3. Because the gospel is disputed and debated today.

What is the gospel? What are the implications of the gospel? What is the relationship between the gospel and the kingdom of God? How does the gospel relate to growth in godliness? What is the connection between the gospel and community? These questions need answers from different people, with different voices and different backgrounds, who love the same gospel.

4. Because the church is always one generation away from losing the gospel.

Every generation must rediscover the glories of free grace for itself.

5. Because for every book exulting in or explaining or defending the gospel, a hundred more roll off the press which, wittingly or unwittingly, distract us from that which is of first importance.

6. Because the gospel is the central message of the entire Bible.

Jesus said that even Moses was writing, ultimately, about him (John 5:46). The last verse of the Bible sums up the core message of the Bible: “The grace of the Lord Jesus be with all. Amen” (Rev. 22:21).

The gospel is the scandalous news that through the death and resurrection of Jesus, our disobedience cannot dent God’s approval of us and our obedience cannot help God’s approval of us, as we look in trusting faith to Christ. And the priority of this gospel, the functional need of the gospel, the contesting of the gospel, the retaining of the gospel, the constant sidelining of the gospel, and the unified biblical testimony to the gospel all unite to say—yes, we need more books on this gospel.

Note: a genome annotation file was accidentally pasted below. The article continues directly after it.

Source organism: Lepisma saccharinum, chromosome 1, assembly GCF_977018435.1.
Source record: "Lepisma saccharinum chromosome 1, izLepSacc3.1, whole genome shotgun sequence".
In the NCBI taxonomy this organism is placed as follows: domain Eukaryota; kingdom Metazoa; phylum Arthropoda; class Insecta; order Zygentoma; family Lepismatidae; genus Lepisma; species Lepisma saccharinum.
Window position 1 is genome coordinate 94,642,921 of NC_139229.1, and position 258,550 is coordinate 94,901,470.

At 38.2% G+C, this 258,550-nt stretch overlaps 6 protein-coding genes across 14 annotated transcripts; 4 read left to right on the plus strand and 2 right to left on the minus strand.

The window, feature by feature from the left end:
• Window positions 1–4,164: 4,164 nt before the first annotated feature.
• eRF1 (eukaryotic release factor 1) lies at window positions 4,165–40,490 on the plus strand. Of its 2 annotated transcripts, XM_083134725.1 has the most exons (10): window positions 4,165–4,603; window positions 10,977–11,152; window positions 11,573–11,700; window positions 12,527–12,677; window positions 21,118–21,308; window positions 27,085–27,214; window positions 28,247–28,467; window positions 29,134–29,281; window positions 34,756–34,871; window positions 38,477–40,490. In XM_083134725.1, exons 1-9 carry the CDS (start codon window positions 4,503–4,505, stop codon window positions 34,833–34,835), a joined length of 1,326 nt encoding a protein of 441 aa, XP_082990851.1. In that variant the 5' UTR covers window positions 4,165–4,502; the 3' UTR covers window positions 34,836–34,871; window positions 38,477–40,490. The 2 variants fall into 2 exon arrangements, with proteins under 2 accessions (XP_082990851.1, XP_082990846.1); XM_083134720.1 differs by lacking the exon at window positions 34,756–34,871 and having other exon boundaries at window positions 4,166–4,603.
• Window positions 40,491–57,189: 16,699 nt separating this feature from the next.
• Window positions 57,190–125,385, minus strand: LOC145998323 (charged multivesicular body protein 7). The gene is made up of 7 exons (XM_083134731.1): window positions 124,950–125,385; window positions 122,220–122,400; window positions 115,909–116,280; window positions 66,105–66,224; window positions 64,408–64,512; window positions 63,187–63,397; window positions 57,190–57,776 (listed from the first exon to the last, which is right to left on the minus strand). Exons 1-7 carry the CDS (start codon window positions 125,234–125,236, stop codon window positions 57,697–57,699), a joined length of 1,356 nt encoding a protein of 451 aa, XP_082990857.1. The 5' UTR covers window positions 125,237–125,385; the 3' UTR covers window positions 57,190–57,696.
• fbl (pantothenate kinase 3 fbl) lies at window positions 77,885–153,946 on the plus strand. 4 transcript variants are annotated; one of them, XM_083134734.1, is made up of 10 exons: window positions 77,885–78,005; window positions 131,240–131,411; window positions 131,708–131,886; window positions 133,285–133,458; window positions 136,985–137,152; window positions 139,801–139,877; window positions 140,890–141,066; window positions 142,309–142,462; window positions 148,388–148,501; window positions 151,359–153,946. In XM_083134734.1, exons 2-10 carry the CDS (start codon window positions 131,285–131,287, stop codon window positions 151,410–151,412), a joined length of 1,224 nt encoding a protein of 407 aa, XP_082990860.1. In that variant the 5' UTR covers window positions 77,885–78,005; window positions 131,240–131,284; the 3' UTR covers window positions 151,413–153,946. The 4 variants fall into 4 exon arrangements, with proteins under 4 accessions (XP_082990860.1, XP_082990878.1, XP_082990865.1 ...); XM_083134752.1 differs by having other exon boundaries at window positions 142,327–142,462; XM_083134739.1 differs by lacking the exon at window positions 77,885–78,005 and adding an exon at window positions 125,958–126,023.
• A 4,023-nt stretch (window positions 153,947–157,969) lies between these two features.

Dane C. Ortlund (PhD, Wheaton College) is senior vice president for Bible publishing at Crossway. He is the author of several books and serves as a series editor for the Knowing the Bible series. He lives with his wife, Stacey, and their three boys in Wheaton, Illinois, and blogs at Strawberry-Rhubarb Theology.

 

 

November 19, 2013 | Posted in: AAA - BLOG UPDATE,Books,General,Guest Post,Life & Doctrine,Sanctification,The Christian Life,The Gospel,Theology | Author: Crossway Staff @ 8:00 am | 0 Comments »

Video: What Does It Mean to Be Gospel-Centered?

As we mentioned yesterday, this year marks Crossway’s 75th year of “gospel-centered publishing.” We recently sat down with some Crossway authors and asked them, “What does it mean to be gospel-centered?”


 

What Does It Mean to Be Gospel-Centered? from Crossway on Vimeo.

 

November 14, 2013 | Posted in: AAA - BLOG UPDATE,Books,General,Video,Video | Author: Matt Tully @ 8:32 am | 0 Comments »

A Free Gift to Celebrate Crossway’s 75th Anniversary

Celebrating 75 Years of Gospel-Centered Publishing

Please join us in celebrating 75 years of God’s faithfulness to Crossway as a not-for-profit publishing ministry.

Since 1938, we’ve been committed to publishing biblically sound content that bears witness to Jesus as Lord and Savior, proclaims the gospel, and applies the truth of God’s Word to all of life.

75 years ago, Clyde and Muriel Dennis had a vision to produce gospel-centered literature that communicated the truth of Scripture and reflected the beauty of God. Today, we’re still committed to that original vision as we seek to serve the church worldwide through the distribution of millions of Bibles, books, and tracts in over 75 languages.

Our Gift to You

To celebrate this historic milestone, we’re giving away the ESV Study Bible Web App for FREE through the end of November. This award-winning resource features the study notes, maps, charts, illustrations, and theological articles found in the print edition—all integrated into ESVBible.org’s easy-to-use web interface.

To receive FREE access to ESV Study Bible Web App, please visit Crossway.org/75th. Finally, be sure to share this limited-time offer with your friends, families, and neighbors so they too can go deeper in their study of God’s Word.

 

November 13, 2013 | Posted in: Books,General | Author: Matt Tully @ 8:50 am | (18) Comments »